Bad things happen when Werner Herzog gives up creative control of film. “Happy People: A Year in the Taiga” is the latest film from Werner Herzog in collaboration with Dmitry Vasyukov, and the first real disappointment the German director has released in recent years. The film follows the lives of the indigenous people of the village Bakhtia at the river Yenisei in the Siberian Taiga. Those who enjoyed the movie described it as a “Walden-like quest”, which may be a bit generous and romantic for the difficult lives these people lead. “Happy People” followers a few trappers as they go into the wilderness for the hunting season. By following a couple different hunters, filmmakers compare the different techniques the fur trappers. The more traditional methods of fur trapping such as weighted traps, are maintained by the older generation as opposed to the more “modern” techniques of the younger hunters like dynamite fishing. Each hunter brings a dog out with them, but their relationship to the animal varies greatly. All hunters rely on them one way or another but some lean more for companionship than they do for function. Others view the animals as a purely utilitarian tool.


The film is an hour and a half long, but feels much longer and seeing it theaters may have been a mistake. Most of Herzog’s other documentaries feature sweeping landscapes and beautiful cinematography “Happy People” looked subpar, grainy, and pixellated in theaters. In true Herzogian-documentary fashion, the film features a grand and sweeping soundtrack which moves its narrative along.


The most impressive scene of the film shows some of the last truly indigenous people of the area making a canoe. Canoe making is a dying knowledge in the area, and requires a lot of skill and craftsmanship to accomplish.

I’m not sure what has gotten into my beloved Werner Herzog as of late, I’m afraid to see his career go into a slow decline. I was shocked and appalled to learn the Herzog would be directing a 3-d concert of The Killers performance. But then I read his proposal letter. It seems, Werner Herzog will always get the best of us. I applaud him for having to privilege to pursue the projects he wants, in the way he wants to accomplish them. Whether it be fine art and sound installations, bleak documentaries, or 3-d concerts, Herzog my love, you still have my heart.

The Politics of Curation


With contemporary art, context is everything. Rarely do works of art exist within a vacuum, where they do not speak to trends or politics of thier time. This is a message that the Metropolitan Museum of Art seems to miss time and time again. As an encyclopedic institution first and an art collection second, choices in exhibition are often made to support the encyclopedic reputation of the museum rather than a contemporary art institution. This does a great disservice to the art works the Met shows. Between the Warhol exhibition and choices in exhibition in the main collection, it’s clear that the Met has a new vision when showing contemporary art. These “new idea” have some very serious implications. Most art has is political, art work considered with in the “Art historical canon” certainly is, and these are the pieces museums are most interested in collecting. Contemporary and historical artworks need to be understood by the historical context they were created.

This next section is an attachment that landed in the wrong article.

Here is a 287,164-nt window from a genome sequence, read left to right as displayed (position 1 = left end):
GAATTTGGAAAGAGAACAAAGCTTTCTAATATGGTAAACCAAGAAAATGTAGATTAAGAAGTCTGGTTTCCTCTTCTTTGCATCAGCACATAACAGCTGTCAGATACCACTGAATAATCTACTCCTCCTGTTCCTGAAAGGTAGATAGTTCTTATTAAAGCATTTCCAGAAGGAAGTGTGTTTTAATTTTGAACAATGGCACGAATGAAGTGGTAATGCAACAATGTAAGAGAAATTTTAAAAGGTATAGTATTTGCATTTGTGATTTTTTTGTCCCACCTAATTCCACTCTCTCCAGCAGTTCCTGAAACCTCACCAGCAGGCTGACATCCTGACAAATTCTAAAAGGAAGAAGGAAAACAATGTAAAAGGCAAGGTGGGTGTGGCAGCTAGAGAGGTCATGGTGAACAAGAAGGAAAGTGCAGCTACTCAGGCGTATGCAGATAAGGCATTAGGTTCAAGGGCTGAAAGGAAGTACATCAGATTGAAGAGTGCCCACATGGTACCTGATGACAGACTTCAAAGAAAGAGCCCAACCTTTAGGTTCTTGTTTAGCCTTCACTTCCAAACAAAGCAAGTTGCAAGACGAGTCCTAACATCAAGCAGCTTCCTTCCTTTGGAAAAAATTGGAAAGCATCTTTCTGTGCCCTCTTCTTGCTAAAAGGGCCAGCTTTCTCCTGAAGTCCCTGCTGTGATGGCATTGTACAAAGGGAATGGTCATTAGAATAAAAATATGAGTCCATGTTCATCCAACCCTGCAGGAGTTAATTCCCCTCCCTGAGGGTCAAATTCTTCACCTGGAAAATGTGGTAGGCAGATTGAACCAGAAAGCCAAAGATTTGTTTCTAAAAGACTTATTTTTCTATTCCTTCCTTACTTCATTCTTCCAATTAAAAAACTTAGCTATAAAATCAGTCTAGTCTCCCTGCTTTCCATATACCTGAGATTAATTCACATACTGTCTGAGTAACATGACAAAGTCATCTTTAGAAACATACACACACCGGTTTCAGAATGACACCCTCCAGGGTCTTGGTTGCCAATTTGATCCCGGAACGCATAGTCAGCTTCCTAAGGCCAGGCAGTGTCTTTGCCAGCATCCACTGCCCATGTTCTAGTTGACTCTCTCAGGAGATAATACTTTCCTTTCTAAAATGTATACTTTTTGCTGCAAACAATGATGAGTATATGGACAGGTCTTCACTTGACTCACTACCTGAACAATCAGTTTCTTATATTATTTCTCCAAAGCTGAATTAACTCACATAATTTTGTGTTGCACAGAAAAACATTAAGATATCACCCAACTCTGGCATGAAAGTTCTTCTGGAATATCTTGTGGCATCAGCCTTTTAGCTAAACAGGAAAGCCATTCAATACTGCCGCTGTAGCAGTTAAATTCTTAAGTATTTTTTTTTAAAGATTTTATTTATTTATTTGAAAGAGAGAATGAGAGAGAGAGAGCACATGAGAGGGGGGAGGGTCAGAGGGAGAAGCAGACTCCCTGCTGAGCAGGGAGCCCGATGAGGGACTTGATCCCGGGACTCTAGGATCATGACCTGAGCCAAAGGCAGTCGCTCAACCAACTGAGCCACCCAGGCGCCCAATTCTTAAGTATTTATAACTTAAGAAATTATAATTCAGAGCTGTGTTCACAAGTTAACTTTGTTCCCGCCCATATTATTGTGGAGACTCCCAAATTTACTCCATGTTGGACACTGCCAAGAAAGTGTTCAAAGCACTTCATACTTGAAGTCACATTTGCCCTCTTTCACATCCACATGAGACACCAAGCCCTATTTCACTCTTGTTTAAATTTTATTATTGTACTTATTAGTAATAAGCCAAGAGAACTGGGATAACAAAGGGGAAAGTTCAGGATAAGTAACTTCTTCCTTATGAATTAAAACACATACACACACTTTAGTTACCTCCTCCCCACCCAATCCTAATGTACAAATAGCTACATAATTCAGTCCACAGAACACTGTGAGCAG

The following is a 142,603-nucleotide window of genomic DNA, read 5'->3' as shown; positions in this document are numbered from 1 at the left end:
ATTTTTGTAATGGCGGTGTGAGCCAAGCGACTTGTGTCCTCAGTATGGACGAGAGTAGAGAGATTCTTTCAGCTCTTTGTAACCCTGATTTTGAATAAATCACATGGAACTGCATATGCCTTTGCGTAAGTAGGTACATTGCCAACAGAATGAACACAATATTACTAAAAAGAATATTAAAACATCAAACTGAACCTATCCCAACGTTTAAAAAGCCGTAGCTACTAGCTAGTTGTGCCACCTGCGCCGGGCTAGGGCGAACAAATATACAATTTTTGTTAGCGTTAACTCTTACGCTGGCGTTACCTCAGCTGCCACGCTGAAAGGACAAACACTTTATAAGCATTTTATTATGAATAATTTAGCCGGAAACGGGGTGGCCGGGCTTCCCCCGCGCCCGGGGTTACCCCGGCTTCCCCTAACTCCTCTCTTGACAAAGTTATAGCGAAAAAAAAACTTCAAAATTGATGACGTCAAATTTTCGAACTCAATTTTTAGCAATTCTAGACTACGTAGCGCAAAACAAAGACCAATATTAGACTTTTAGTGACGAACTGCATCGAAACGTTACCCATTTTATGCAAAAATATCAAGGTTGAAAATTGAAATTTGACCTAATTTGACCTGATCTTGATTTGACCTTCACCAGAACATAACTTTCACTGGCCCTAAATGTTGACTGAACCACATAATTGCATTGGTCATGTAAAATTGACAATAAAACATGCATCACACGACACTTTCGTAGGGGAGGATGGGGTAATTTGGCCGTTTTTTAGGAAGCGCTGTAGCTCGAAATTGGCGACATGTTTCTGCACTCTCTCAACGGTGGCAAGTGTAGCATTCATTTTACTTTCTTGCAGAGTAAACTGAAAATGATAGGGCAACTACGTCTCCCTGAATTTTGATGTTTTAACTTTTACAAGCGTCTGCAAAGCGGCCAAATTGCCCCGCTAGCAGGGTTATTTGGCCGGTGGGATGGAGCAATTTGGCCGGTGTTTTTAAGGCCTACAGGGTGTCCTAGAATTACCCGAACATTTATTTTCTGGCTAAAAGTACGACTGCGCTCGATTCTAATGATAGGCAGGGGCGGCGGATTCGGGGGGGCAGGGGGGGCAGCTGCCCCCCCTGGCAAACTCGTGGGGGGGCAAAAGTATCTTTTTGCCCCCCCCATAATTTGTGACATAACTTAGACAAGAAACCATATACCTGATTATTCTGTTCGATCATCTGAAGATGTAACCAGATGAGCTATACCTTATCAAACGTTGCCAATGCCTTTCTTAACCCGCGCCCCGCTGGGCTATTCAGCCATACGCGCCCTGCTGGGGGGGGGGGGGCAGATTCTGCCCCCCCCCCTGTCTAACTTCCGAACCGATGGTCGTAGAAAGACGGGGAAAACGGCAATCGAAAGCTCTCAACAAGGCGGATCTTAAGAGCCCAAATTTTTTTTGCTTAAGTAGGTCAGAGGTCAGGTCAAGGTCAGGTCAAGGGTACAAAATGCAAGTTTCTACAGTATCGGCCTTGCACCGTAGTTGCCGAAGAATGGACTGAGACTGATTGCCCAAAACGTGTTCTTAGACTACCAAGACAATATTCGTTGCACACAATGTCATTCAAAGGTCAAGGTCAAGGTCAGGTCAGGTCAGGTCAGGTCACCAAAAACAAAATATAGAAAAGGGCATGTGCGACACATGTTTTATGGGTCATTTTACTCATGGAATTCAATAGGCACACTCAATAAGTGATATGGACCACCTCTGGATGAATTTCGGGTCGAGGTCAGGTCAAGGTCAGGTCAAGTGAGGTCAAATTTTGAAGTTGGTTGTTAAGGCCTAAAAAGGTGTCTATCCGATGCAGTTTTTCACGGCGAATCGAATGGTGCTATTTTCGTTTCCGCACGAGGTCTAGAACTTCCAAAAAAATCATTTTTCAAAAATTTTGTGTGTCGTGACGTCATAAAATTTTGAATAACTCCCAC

The museum recently acquired a piece by Kohei Nawa, titled “PixCell Deer #24“, the piece can and should be considered “contemporary art” as Nawa is an artist who is still very much alive. Yet, rather than putting the piece in the contemporary and modern art wing of the museum, curators and directors alike chose to have to piece installed with “Asian Art” on the complete the building.

In addition, the Met features a “catch all” indigenous people’s wing, formally titled “Primitive Art”. This wing of the museum still reads as a bigoted conglomeration of culture because little to no effort has been made to re-arrange the objects so they no longer reenforce the “primitive” grouping.

In contrast, “Washington Crossing the Delaware“painted by German artist, Emanuel Leutze, hangs proudly in the American wing. If grouping paintings by the artists nationality is such a concern, why isn’t the Leutze masterpiece included in the European painting section also located on the second floor? It seems that this drive of separating artists by nationality is a new trend at the Met, in a way to “change our curatorial style”, or to make these “less popular” wings seem new and exciting. Unfortunately all these choices in curating do is reduce the art work down to the nationality of the artist.


“In Cold Blood” and Violence in Rural America

ImageI have just read Truman Capote‘s non fiction masterpiece, and it got me thinking about the recent surge of violence in rural America. Certainly, the murders of the Clutter family were not the first acts of mass violence, and we know they weren’t the last. What is it about our society the drives young men in the country to needlessly and senselessly murder? In Cold Blood began the “narrative of the killer”, focusing on the lives, upbringing and mental health of the killers, rather than supporting the victims or their families. This focus heighten’s the public’s morbid curiosity, and creates a tradition of journalism which is hurtful, and only exacerbates the problem. In a way, this kind of sensationalist media encourages others to “out do” the last national tragedy. The media focuses on the latest catastrophe. There’s a particularly on point passage in the book, where Capote points to the difficulty we have reconciling with these crimes;

The article, printed in The American Journal of Psychiatry (July, 1960)… states its aim at the onset: ‘In attempting to asses the criminal responsibility of murderers, the law tries to divide them (as it does all offenders) into two groups, the ‘sane’ and the ‘insane’. The ‘sane’ murderer is thought of as acting upon rational motives that can be understood, though condemned, and the ‘insane’ one as being driven by irrational senseless motives.

Either way, these crimes are tragic and inconceivable.